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Caring for Christmas Trees: Frequently Asked Questions

19th January 2021

Christmas trees aren’t all that high maintenance but they are living things that require some degree of attention and care in the home. They begin to die just as soon as they are cut, but just like cut flowers that draw water up through their stems, Christmas trees have a similar remarkable ability to absorb water by capillary action through their bark.

Where’s the best place for a Christmas tree at home?

By a window and as far away as possible from any heat sources like radiators and fires so that it remains as cool as possible and thrives. The last thing a Christmas tree needs is exposure to any sudden changes in temperature because they are creatures of habit and prefer steady conditions. Once you’ve picked your perfect place, it can become a new tradition year after year!

Do Christmas trees need trimming?

Christmas trees naturally form a layer of sap to seal their cut surface preventing water absorption, but removing about half an inch from the base should solve this problem by opening the pores in the bark back up again. For optimum water uptake, the tree should be cut perpendicular to its trunk  – angling reduces the surface area that absorbs water plus it also makes the tree trickier to remain upright in a stand and therefore less stable.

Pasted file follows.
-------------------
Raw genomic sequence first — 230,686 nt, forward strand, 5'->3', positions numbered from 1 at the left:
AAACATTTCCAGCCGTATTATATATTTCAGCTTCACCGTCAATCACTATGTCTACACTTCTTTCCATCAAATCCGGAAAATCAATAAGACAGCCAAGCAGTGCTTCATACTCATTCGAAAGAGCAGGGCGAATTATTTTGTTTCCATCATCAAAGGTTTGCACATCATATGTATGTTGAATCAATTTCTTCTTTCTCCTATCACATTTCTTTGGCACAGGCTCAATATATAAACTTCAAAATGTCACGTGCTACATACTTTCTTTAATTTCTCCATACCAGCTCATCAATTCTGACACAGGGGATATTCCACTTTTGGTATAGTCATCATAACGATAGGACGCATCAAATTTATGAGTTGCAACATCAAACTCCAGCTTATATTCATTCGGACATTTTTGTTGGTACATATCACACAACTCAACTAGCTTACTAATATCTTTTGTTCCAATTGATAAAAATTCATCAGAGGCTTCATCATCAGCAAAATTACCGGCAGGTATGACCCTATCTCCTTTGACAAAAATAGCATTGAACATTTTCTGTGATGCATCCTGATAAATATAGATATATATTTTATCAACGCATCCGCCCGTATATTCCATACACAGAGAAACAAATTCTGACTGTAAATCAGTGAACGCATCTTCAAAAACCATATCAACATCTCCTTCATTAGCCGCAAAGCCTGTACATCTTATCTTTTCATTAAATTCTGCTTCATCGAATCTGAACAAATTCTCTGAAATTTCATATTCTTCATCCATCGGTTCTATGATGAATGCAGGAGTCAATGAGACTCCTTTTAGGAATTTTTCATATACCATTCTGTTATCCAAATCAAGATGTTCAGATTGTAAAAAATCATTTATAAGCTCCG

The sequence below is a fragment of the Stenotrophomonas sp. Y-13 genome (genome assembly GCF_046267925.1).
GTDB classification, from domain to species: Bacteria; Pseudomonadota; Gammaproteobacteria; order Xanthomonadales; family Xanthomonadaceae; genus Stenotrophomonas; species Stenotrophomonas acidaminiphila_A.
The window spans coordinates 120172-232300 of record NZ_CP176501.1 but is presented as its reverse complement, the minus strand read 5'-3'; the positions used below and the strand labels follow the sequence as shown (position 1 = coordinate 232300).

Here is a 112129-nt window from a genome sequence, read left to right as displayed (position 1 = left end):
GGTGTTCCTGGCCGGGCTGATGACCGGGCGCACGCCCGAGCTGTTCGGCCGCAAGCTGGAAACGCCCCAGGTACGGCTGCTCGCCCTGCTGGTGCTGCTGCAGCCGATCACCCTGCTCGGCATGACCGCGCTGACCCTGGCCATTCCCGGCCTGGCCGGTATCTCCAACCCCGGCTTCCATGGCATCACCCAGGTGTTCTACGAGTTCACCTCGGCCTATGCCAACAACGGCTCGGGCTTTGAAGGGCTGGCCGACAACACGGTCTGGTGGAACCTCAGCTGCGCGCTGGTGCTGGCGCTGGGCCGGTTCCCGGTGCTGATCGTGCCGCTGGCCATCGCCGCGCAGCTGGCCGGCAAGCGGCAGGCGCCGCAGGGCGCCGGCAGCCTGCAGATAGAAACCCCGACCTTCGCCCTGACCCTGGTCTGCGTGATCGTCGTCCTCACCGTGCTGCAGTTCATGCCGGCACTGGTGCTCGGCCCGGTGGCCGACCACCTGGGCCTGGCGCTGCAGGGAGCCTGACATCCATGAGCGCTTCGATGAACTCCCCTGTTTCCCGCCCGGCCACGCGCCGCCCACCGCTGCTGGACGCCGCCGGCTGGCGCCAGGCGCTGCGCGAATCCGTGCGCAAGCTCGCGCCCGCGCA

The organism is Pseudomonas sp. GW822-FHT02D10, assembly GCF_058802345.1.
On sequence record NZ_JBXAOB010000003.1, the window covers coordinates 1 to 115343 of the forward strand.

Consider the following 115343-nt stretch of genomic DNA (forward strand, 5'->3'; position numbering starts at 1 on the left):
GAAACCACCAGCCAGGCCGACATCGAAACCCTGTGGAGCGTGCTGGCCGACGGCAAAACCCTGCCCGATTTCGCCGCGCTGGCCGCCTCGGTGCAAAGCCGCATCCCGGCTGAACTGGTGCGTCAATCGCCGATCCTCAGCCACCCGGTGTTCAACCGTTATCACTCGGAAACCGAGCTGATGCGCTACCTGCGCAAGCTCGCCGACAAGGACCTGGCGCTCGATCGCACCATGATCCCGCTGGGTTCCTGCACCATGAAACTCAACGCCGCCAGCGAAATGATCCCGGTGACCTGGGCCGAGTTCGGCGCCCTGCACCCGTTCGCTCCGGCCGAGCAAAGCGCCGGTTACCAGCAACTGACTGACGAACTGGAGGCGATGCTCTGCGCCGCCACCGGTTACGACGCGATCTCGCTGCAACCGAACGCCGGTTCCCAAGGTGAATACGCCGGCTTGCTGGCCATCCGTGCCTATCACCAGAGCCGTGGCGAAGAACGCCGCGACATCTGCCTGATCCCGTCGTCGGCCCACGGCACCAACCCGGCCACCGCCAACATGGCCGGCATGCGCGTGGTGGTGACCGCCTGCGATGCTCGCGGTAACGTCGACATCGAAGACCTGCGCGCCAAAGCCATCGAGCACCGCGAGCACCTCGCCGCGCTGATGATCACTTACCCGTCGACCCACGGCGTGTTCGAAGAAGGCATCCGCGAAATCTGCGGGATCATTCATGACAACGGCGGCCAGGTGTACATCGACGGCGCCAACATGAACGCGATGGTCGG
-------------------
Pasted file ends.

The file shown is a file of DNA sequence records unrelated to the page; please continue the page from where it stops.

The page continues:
Should Christmas trees be watered daily?

Absolutely. Christmas trees are thirsty things that require a lot of water to keep them healthy and vibrant.  The water in the tree stand should be checked daily and topped up as required and plain water is best – they don’t require soil or sand because they only end up blocking the pores in the bark again. Christmas tree stands are therefore a better idea than a bucket packed with bricks or stones.

What’s the best way to water Christmas trees and how much water are we talking?

Christmas trees can drink up to three pints of water every day depending on several variables like size and intensity of the central heating, but water temperature itself doesn’t affect the tree’s water uptake. It’s important to keep on top of watering routines so that the water level doesn’t drop below the tree’s trunk. The moment this happens sap will re-seal the bark within a few hours, preventing the tree from drinking any further water even if the Christmas tree stand is quickly refilled.  Thirsty pooches can also often be guilty of taking the odd sneaky drink from your Christmas tree stand!

Is it normal for cut Christmas trees to lose needles immediately?

Trees naturally shed needles all year round so a few needles on the floor right from the moment the tree makes its debut is nothing to worry about. It’s a different matter if the tree starts shedding excessively – with dryness being the likely culprit. Signs of a dried-out tree are a faded colour and wrinkled bark and twigs but fortunately, this is extremely rare.

So there you have it, a few of our most frequently asked questions, check out our website if you need any more answers!

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